The quirks that make drug development so hard:
People outside the pharma industry rarely realize how difficult a task the drug discovery process is. But perhaps, even among scientists, there is a significant lack of knowledge of the complexities of the drug development process. Part of the reason is that this process happens behind the closed walls of pharma and is rarely published, but it’s also not the sexy part of bringing a therapeutic to market.
Derek Lowe’s post on a patent dispute between Novartis and the Government of India speaks to this complexity (in this case polymorphs).
I would make the argument that the full panoply of techniques, tools and innovations required to get a drug to market represent some of the most difficult processes our society deals with on a regular basis.
We start with a system that we barely understand – a living human being. An individual has so many cellular and chemical reactions going on, all evolved to be very resilient. Figuring out how to fix a single broken process is hard. Now imagine that there seldom is just one process involved, that not only are there a wide variety of other reactions that take part, but that multiple reactions that will be affected by any single fix.
Then realize that is just in one individual. Genetic and epigenetic differences mean that there are millions (billions?) of different combinations of reactions, each slightly different with slightly different properties, as we move from an individual to a population.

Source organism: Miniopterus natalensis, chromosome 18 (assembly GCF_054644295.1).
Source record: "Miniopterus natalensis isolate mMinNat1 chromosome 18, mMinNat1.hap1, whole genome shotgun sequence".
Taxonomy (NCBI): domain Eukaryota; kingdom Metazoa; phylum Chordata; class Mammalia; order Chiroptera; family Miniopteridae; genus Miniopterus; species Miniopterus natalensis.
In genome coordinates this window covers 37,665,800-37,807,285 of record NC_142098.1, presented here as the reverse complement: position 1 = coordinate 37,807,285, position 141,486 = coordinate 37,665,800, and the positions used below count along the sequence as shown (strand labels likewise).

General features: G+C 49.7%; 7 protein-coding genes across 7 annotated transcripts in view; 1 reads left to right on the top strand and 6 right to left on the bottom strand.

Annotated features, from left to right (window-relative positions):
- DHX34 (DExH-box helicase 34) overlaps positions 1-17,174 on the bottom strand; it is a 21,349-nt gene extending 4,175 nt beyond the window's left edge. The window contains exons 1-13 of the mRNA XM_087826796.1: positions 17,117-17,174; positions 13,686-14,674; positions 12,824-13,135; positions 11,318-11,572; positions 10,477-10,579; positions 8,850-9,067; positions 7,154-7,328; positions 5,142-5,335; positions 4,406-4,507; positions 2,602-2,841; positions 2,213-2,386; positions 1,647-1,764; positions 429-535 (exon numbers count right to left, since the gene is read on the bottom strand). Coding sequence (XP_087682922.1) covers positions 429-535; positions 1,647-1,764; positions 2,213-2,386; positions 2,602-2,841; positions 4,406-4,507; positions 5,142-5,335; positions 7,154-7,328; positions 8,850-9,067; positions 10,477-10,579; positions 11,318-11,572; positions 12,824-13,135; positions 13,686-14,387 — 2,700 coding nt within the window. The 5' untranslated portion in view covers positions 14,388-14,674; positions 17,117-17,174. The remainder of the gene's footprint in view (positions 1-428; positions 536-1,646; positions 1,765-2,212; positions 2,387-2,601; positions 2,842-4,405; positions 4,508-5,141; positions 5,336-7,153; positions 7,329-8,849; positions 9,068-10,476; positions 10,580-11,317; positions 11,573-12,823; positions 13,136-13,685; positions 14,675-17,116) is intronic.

And that is just the discovery side. Then the drug has to be made in quantities that can be effective, it has to be produced in a reproducible fashion, it has to be delivered in the correct form and must not have any really deleterious effects in any of the population.
Frankly, I think going to the Moon is easier. Not only were we working with pretty defined systems, the physics was also well known. The ease of the Moon shot compared to drug development can be seen in the fact that we got to the Moon with 8 years after we decided to try.
A recent study suggests a much longer timeframe for drugs. For many of the most important drugs, it took closer to 24 years from initial discovery in the lab to an approved drug. Just the time from the start of clinical trials to approval can take 8 years, as long as it took us to get to the moon.
That drug companies can accomplish as many ‘Moon programs’ as they do is remarkable.
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